The Sept. 2 ruling by Judge Evelio Grillo brought a quick end to an expensive legal tempest that began with a lawsuit filed on Aug. 20 by Measure R sponsor Jesse Arreguin and four other Measure R backers who were unhappy with the official ballot description of Measure R. The official ballot description had been adopted by a two-thirds majority of the Berkeley City Council.
The lawsuit claimed that all of the descriptions in the 71-word ballot description violated requirements for accuracy and neutrality. The Council’s two-thirds’ majority defended their description as accurate and unbiased. Arreguin’s suit proposed a different version of the ballot description and asked the court to order that it be substituted.
Judge Grillo, however, did not accept any of the alternative descriptions requested by the 187-page suit. He said that 66 words in the 71-word official description meet the required standards for accuracy and neutrality and can remain. He ordered that only five words be changed, but not according to the changes proposed by the plaintiffs. Instead he proposed his own changes, which removed three words and also replaced two words.
Below is the official ballot description adopted by the City Council with Judge Grillo’s changes. The words that he removed are shown by strikethrough text, and the words that he inserted are underlined.
Shall an ordinance amending Zoning Ordinance provisions for downtown Berkeley be adopted to: reduce height limits; establish impose significant new requirements for new buildings over 60 feet; eliminate current historic resource determination for Green Pathway projects; establish a Civic Center Historic District overlay; amend LEED requirements; change parking requirements; restrict some permitted uses; change prevailing–wage requirements for workers in specific categories; and reduce hours of operation for businesses selling or serving alcohol?*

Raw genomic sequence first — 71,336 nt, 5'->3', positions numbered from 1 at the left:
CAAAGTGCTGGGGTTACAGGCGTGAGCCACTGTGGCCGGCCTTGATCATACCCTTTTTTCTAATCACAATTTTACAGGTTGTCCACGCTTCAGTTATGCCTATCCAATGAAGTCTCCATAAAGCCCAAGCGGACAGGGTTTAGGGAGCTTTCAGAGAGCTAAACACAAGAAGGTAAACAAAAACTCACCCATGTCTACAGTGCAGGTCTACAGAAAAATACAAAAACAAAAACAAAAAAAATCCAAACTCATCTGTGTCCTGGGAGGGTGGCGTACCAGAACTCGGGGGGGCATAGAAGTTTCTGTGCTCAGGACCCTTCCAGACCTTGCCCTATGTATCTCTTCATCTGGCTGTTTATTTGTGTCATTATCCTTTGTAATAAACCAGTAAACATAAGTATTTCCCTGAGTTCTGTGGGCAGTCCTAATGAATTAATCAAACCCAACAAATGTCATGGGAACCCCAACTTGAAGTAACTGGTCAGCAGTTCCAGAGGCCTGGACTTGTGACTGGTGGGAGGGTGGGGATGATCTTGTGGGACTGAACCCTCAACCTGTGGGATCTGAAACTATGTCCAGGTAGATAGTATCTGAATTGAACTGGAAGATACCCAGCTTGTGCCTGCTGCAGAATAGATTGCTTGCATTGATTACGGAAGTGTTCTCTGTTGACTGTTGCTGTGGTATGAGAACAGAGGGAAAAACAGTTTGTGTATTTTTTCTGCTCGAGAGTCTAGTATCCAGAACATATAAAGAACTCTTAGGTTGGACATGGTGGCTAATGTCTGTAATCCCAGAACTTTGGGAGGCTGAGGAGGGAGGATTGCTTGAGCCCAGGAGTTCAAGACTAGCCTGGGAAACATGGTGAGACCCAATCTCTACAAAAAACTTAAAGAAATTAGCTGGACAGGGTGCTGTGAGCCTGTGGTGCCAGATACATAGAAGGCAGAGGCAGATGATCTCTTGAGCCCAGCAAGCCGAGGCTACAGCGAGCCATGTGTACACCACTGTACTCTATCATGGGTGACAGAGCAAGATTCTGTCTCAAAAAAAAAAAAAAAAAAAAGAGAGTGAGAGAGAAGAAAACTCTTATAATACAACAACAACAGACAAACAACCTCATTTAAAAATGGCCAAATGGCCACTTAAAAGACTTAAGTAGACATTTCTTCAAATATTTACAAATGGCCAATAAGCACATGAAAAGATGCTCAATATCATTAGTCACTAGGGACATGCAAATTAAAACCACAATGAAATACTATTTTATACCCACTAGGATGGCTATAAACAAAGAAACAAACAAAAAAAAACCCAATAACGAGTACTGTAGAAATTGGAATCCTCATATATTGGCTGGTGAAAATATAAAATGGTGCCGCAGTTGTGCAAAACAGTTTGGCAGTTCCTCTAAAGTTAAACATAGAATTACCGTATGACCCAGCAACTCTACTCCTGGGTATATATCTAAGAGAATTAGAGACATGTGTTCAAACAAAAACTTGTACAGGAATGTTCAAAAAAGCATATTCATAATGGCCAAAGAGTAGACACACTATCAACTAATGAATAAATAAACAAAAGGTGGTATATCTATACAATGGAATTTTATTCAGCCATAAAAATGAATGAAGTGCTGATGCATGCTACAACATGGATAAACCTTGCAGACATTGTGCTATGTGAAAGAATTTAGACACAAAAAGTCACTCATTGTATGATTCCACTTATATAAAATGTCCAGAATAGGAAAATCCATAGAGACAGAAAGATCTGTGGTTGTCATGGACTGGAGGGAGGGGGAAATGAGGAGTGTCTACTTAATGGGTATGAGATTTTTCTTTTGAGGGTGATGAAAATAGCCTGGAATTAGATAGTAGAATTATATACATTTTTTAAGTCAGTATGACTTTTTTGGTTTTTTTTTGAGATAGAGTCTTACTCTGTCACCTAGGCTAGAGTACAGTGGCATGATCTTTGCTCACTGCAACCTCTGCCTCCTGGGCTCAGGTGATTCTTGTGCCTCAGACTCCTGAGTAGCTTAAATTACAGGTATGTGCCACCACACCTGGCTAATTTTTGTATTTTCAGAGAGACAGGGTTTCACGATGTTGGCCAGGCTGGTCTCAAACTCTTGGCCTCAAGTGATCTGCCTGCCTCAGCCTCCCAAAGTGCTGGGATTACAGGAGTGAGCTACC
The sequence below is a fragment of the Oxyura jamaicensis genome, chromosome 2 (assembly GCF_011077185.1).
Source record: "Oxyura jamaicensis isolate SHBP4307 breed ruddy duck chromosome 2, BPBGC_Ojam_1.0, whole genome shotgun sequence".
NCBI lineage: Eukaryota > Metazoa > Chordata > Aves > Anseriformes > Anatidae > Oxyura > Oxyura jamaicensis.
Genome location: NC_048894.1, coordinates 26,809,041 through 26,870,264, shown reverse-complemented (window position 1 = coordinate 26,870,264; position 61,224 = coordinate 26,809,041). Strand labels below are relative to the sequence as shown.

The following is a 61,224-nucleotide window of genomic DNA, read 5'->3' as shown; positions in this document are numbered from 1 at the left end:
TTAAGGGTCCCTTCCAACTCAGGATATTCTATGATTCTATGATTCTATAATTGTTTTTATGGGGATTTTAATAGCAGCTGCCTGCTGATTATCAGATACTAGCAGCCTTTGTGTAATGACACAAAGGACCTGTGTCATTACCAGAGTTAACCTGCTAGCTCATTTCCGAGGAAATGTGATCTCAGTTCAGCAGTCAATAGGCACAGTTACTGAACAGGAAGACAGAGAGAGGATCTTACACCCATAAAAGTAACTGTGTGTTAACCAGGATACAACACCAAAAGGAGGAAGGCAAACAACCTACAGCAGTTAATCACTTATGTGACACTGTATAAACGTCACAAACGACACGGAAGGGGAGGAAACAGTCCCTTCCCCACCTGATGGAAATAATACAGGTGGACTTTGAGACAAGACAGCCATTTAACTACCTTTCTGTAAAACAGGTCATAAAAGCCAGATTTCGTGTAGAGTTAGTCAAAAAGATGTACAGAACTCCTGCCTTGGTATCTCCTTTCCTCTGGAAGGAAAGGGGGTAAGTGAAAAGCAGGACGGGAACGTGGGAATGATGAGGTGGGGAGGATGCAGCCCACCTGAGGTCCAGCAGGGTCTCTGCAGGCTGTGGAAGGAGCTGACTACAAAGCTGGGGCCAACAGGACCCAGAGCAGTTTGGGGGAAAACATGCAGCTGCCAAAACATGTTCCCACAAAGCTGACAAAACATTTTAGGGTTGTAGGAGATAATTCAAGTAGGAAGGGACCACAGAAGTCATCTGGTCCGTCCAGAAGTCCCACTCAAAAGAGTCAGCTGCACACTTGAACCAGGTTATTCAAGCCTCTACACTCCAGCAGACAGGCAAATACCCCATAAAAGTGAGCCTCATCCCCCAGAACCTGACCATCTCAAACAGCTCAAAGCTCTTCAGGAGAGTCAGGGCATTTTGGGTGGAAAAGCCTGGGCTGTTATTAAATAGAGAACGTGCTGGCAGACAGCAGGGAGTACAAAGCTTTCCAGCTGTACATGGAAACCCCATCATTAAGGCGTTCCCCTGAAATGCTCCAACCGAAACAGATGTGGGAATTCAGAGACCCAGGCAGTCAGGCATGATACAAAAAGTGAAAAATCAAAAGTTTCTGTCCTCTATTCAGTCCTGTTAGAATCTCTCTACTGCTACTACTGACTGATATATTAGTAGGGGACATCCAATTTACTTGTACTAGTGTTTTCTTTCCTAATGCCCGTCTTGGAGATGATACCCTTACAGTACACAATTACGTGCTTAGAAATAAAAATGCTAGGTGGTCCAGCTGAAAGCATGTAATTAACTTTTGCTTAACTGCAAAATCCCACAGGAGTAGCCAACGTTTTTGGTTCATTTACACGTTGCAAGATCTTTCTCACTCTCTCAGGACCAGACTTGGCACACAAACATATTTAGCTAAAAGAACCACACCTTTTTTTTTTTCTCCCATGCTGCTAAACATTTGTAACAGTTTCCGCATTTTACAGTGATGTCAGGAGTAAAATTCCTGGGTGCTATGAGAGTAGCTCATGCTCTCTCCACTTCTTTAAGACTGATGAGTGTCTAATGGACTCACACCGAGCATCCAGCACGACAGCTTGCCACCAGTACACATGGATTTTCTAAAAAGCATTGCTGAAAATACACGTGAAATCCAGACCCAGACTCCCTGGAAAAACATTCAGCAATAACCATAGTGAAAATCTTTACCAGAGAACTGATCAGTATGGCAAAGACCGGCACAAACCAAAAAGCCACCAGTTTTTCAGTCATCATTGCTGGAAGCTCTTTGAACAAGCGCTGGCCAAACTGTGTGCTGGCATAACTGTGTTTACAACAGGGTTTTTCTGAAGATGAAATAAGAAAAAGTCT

“I do not object to the judge’s changes in the ballot question, which are relatively minor,” said Mayor Tom Bates, sponsor of the ballot description that was adopted by the Council super-majority. “The text remains an accurate and neutral summary that gives voters a clear description of a complicated, 28-page initiative that has left many people confused.”
* Judge Grillo’s ruling upheld the Council-approved ballot description, except for two small exceptions:
1. He said that “reduce height limits” is “ technically accurate but is misleading” because Measure R’s changes to height limits are not uniformly applied in the different areas of the Downtown. Measure R clearly lowers height limits in three of the five Downtown zones that would be regulated by the measure. In the other two zones, Measure R would substantially increase the difficulty of obtaining exceptions to height limits. Backers of Measure R argued that exceptions to the height limits could be allowed in four of the zones if certain requirements are met, but the same thing is true under the current height limits. Not only would Measure R reduce height limits in most areas, it would impose such onerous new requirements for exceeding the height limits that buildings over 60 feet would be financially infeasible, according to .
2. Judge Grillo objected to the word “significant” because, in his view, the word “contains a value judgment and is implicit advocacy.” The City Council super-majority argued that “significant” does not imply a value judgment one way or the other.